6 Ways To Get Your Daily Dose Of Vitamin D

Vitamin D is an essential nutrient that your body needs to function, specifically good for bone health, but also fighting against colds and depression. However, it’s possible you’re not getting enough vitamin D if you don’t spend much time in the sun or if your body has trouble absorbing it. Vitamin D deficiencies are considered to be a major public health worry in the world today. The following list includes many different ways you can increase your vitamin D levels.

  1. Sunlight

Sunlight stimulates the body to create vitamin D, but many health care specialists shy away from recommending sunlight due to the risk of skin cancer. That being said, a small amount of sun exposure - usually around 15 minutes is recommended - can be helpful. Unfortunately, the sun probably won’t provide your daily vitamin D needs, especially if you live at high latitude, in the winter, or if you’re older (the process is not as effective) or dark-skinned (skin pigment blocks light). It’s also important to note that light through windows doesn’t count!

  1. Fortified Foods

Few foods actually contain enough vitamin D, so the nutrient is often added to standard foods to make it easier for us to reach our daily recommended intake. “When you’re eating fortified foods, it’s always important to check how much has been added to foods, as it may still not be enough; read the ingredients list and nutritional information on the packaging,” recommends Mary Higgins, a health blogger at Academized and Bigassignments,

Foods that are regularly fortified with vitamin D include milks - cow milk and plant-based alternatives - orange juice, cereals, yogurt, and tofu.

  1. Mushrooms

Mushrooms, like humans, are able to produce vitamin D when exposed to ultraviolet (UV) light. Most mushrooms are grown in the dark and haven’t produced the vitamin, so it’s important to look for specific brands which have grown mushrooms under UV light to stimulate the production of vitamin D. These are a great option for vegans and vegetarians as it is completely plant-based, unlike most other options on this list.

  1. Supplements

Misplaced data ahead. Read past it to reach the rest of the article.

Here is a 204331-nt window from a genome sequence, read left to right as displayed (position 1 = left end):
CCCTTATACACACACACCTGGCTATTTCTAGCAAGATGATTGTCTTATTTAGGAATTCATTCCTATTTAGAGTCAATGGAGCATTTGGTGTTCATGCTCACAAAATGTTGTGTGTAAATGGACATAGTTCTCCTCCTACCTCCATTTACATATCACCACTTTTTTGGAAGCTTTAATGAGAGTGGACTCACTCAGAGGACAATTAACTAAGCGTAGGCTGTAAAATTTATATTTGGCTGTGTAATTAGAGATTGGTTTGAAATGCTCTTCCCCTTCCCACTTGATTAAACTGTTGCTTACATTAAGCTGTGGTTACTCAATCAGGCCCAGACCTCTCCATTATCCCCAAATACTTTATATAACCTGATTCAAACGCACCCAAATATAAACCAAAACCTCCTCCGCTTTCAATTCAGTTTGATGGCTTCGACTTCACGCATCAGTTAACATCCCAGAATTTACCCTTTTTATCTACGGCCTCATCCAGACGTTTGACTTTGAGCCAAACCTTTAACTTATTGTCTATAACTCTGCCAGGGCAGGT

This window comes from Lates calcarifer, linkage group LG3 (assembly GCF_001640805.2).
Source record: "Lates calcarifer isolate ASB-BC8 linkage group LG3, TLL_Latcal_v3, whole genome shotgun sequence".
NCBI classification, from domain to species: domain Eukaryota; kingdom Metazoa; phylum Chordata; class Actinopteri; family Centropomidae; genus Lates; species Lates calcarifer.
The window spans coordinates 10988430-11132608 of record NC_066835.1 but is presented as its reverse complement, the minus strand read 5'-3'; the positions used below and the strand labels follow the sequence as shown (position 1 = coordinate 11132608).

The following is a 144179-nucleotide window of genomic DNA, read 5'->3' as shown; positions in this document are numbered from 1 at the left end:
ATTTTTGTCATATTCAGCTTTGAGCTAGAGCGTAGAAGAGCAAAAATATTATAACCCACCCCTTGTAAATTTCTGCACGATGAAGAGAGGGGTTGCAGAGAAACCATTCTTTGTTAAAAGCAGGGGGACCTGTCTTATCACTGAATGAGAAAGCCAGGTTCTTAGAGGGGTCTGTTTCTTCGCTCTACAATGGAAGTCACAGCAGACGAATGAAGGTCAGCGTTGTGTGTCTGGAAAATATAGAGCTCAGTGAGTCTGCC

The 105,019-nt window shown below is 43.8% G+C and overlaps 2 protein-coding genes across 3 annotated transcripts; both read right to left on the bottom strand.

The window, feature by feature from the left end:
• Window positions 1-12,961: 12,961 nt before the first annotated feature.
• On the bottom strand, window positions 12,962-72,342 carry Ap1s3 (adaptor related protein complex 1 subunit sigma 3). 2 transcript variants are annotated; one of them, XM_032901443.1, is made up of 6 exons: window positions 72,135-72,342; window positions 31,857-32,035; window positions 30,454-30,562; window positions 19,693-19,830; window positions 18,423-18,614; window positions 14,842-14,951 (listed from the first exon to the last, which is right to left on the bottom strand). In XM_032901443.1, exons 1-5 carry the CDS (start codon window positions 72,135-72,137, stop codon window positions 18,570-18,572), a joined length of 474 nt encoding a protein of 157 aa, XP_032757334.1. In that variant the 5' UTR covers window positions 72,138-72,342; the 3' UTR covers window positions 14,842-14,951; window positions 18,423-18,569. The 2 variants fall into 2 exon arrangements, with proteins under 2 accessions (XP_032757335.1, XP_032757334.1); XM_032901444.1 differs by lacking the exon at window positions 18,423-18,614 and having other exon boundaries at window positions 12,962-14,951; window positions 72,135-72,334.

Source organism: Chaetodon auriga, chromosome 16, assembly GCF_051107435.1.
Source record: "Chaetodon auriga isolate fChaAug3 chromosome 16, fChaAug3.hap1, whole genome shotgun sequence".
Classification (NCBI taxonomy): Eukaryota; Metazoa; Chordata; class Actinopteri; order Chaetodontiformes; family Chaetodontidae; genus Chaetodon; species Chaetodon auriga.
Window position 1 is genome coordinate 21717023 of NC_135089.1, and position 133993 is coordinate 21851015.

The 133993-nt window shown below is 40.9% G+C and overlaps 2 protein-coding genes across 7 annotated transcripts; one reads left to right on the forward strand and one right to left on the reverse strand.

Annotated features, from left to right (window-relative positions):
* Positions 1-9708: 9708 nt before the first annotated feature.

Vitamin D supplements are a helpful way to get your proper daily dose, and you avoid the issue of skin cancer that you might encounter with UV light. You can take your entire daily dose of vitamin D at the same time as well, without splitting it into multiple portions. It’s critical to know that too much vitamin D can be toxic, and the upper limit of 4,000 international units (IUs) set by the Institute of Medicine for those aged nine and older includes all sources of vitamin D - supplements, sun, and food. We recommend that you speak with your doctor to find the best dosage for you. For vegans, note that many vitamin D supplements come from animal sources, so it’s important to look for vegan alternative options, which do exist online or in specialty health stores.

  1. Egg Yolks

Eggs are an easy way to get vitamin D since they’re included in many meal recipes. The vitamin D in the egg comes from the yolk, however, so use the whole egg, not just the whites. Try to get your daily vitamin D from multiple sources though, because eggs are high in cholesterol.

  1. Fatty Fish And Seafood

Fatty fish and seafood are some of the richest natural food options for vitamin D intake. The exact content varies on the species, but typical options include salmon, trout, tuna, mackerel, eel, shrimps, anchovies, etc. A helpful tip from Amy Richards, a health writer at Stateofwriting and Eliteassignmenthelp, is that “you can get these benefits from fresh or canned fish, like tuna or sardines, though bear in mind that wild fish typically contains more vitamin D than farmed fish.”

These foods all have a bonus in that they’re rich in omega-3 fatty acids which are important for heart health. Vitamin D is necessary for your body to absorb calcium and promote bone health. There is no set dosage as each individual is different, but recommendations usually range from 600 to 2,000 IU per day, though some individuals need more. If you follow these tips above, you should be on your way to boosting your vitamin D levels, and don’t forget to check these with your doctor.

About The Author:

Nora Mork is a health blogger and editor at Ukwritings and Boomessays. She enjoys speaking at public niche events and writing columns for blogs, such as Essayroo.


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